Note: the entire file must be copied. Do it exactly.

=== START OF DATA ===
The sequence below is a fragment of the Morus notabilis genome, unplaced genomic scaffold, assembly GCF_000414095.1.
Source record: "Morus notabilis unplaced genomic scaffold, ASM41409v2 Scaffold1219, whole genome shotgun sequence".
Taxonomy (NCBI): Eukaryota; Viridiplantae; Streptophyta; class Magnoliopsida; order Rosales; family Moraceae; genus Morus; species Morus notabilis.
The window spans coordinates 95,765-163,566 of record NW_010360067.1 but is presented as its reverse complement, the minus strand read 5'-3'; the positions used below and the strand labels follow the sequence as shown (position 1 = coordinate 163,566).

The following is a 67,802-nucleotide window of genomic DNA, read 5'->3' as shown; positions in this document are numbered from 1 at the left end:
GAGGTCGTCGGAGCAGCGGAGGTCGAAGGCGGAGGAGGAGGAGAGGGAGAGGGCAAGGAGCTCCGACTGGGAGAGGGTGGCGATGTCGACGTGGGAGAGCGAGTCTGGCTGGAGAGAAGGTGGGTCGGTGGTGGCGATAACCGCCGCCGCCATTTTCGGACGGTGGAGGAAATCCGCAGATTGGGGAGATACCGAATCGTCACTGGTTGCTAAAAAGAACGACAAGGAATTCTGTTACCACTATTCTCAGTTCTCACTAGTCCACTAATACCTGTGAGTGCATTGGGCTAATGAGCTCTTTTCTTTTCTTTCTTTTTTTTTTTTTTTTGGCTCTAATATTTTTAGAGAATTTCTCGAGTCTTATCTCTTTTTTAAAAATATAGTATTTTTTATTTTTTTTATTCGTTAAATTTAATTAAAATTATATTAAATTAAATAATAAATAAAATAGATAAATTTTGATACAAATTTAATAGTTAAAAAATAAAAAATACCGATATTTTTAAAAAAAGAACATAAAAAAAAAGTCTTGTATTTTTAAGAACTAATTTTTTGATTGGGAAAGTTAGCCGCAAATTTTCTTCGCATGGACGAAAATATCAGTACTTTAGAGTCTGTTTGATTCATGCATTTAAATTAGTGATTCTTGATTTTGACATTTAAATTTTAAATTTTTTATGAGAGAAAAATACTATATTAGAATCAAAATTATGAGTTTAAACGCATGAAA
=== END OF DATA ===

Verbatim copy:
The sequence below is a fragment of the Morus notabilis genome, unplaced genomic scaffold, assembly GCF_000414095.1.
Source record: "Morus notabilis unplaced genomic scaffold, ASM41409v2 Scaffold1219, whole genome shotgun sequence".
Taxonomy (NCBI): Eukaryota; Viridiplantae; Streptophyta; class Magnoliopsida; order Rosales; family Moraceae; genus Morus; species Morus notabilis.
The window spans coordinates 95,765-163,566 of record NW_010360067.1 but is presented as its reverse complement, the minus strand read 5'-3'; the positions used below and the strand labels follow the sequence as shown (position 1 = coordinate 163,566).

The following is a 67,802-nucleotide window of genomic DNA, read 5'->3' as shown; positions in this document are numbered from 1 at the left end:
GAGGTCGTCGGAGCAGCGGAGGTCGAAGGCGGAGGAGGAGGAGAGGGAGAGGGCAAGGAGCTCCGACTGGGAGAGGGTGGCGATGTCGACGTGGGAGAGCGAGTCTGGCTGGAGAGAAGGTGGGTCGGTGGTGGCGATAACCGCCGCCGCCATTTTCGGACGGTGGAGGAAATCCGCAGATTGGGGAGATACCGAATCGTCACTGGTTGCTAAAAAGAACGACAAGGAATTCTGTTACCACTATTCTCAGTTCTCACTAGTCCACTAATACCTGTGAGTGCATTGGGCTAATGAGCTCTTTTCTTTTCTTTCTTTTTTTTTTTTTTTTGGCTCTAATATTTTTAGAGAATTTCTCGAGTCTTATCTCTTTTTTAAAAATATAGTATTTTTTATTTTTTTTATTCGTTAAATTTAATTAAAATTATATTAAATTAAATAATAAATAAAATAGATAAATTTTGATACAAATTTAATAGTTAAAAAATAAAAAATACCGATATTTTTAAAAAAAGAACATAAAAAAAAAGTCTTGTATTTTTAAGAACTAATTTTTTGATTGGGAAAGTTAGCCGCAAATTTTCTTCGCATGGACGAAAATATCAGTACTTTAGAGTCTGTTTGATTCATGCATTTAAATTAGTGATTCTTGATTTTGACATTTAAATTTTAAATTTTTTATGAGAGAAAAATACTATATTAGAATCAAAATTATGAGTTTAAACGCATGAAA